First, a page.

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The perspectives of patients with type 2 diabetes mellitus on marketing mix elements in primary health care: a quantitative study from Lithuania

Authors
  • Budrevičiūtė, Aida1
  • Kalėdienė, Ramunė1
  • Paukštaitienė, Renata1
  • Bagdonienė, Liudmila2
  • Stankūnas, Mindaugas1
  • Valius, Leonas3
  • 1 Lithuanian University of Health Sciences, Lithuania , (Lithuania)
  • 2 Kaunas University of Technology, Lithuania , (Lithuania)
  • 3 Hospital of Lithuanian University of Health Sciences Kauno Klinikos, Lithuania , (Lithuania)
Type
Published Article
Journal
Primary Health Care Research & Development
Publisher
Cambridge University Press
Publication Date
Jan 28, 2021
Volume
22
Identifiers
DOI: 10.1017/S1463423620000699
PMID: 33504395
PMCID: PMC8057937
Source
PubMed Central
Keywords
Disciplines
  • Research
License
Unknown

Abstract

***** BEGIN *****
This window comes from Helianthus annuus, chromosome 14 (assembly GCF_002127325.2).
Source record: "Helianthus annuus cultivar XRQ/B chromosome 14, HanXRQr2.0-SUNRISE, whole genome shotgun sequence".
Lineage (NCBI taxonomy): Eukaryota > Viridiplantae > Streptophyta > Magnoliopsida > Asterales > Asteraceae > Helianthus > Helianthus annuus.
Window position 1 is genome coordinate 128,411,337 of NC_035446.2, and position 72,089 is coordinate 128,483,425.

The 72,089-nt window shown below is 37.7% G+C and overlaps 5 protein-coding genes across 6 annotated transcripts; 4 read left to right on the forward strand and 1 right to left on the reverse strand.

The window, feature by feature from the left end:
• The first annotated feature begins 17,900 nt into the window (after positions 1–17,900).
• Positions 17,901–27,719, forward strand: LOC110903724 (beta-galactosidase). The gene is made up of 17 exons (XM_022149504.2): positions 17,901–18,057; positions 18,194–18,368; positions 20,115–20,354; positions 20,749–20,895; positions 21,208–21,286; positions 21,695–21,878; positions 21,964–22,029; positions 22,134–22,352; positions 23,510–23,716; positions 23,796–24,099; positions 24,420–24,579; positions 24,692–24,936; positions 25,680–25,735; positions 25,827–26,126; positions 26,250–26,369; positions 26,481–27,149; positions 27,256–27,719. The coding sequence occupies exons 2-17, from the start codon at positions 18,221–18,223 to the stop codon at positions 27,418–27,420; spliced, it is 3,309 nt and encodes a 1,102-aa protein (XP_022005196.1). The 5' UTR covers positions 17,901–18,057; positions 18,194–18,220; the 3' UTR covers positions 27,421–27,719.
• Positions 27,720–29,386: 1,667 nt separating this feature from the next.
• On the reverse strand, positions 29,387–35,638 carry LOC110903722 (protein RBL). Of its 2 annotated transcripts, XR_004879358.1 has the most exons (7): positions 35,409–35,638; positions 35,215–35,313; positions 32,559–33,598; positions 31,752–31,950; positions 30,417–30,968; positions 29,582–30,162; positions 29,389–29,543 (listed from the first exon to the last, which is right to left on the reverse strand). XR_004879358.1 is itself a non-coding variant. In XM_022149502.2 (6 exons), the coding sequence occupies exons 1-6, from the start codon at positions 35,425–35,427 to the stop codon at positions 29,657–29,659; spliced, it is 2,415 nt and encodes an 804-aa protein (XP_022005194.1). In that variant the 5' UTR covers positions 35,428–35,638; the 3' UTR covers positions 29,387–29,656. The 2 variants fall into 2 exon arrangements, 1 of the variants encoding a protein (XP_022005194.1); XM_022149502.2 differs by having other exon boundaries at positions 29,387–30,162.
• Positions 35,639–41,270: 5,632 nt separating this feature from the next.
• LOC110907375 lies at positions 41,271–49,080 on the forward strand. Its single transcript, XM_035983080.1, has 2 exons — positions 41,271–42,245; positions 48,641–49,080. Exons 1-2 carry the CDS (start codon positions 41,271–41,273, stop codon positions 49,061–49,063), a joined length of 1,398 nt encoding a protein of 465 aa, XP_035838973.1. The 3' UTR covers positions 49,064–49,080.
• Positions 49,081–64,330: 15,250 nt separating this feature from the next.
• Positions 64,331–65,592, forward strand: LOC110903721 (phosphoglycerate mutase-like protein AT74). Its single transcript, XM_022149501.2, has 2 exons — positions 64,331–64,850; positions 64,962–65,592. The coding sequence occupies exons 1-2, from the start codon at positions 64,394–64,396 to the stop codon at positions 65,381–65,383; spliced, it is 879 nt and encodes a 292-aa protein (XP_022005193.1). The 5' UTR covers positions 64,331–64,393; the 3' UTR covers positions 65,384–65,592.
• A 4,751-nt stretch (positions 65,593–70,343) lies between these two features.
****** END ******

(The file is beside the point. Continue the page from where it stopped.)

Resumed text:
Background: A competitive advantage in health care institutions can be cultivated by marketing activities and value creation for patients with chronic diseases in primary health care. Type 2 diabetes mellitus (T2DM) is a major challenge in primary health care, as managing risk factors and managing patient knowledge can help to prevent a number of major of complications. This study reveals the expectations and attitudes of patients with T2DM regarding marketing mix elements in the management of their condition. Aim of the study: To explore the perspectives of patients with T2DM on marketing mix elements in the primary health care institutions of Lithuania. Materials and methods: The design of the national study was based on a survey of patients with T2DM that was conducted after consultation with a family physician in primary health care institutions in Lithuania. The survey was conducted from October 2017 to January 2018, and involved 510 patients with T2DM. Data analysis included factor analysis and linear logistic regression. A hypothetical model was built, defining the relationships between marketing mix elements and both perceived value (emotional, functional, and social) and satisfaction with primary health care services. Results: The marketing mix element of ‘Service’ is statistically significantly dependent on the gender of the respondents, and is expressed more frequently by women ( rcr = 0.118, P = 0.007). The occupation of respondents with T2DM ( rc r = 0.151, P = 0.009) and affiliation to primary health care institution ( rc r = 0.091, P = 0.040) statistically positively affect the marketing mix element of ‘Price’. The marketing mix elements of ‘Promotion’ and ‘People’ do not statistically significantly depend on the sociodemographic characteristics of the respondents. Only a weak correlation between the sociodemographic characteristics of the respondents and the marketing element of ‘Place’ was found. The ‘Process’ element is statistically significantly more relevant to patients with an average monthly income of €350 ( rcr = 0.104, P = 0.019). The element of ‘Physical evidence’ is more statistically significantly related to respondents with an average monthly income of €350 ( rcr = 0.092, P = 0.038). Conclusions: Marketing mix analysis provides information about patients’ expectations of primary health care services and identifies areas of improvement for the health services provided by primary health care institutions. The competitiveness of primary health care services is strengthened by enhancing value for patients, by using elements of the health care marketing, and by increasing patient satisfaction.

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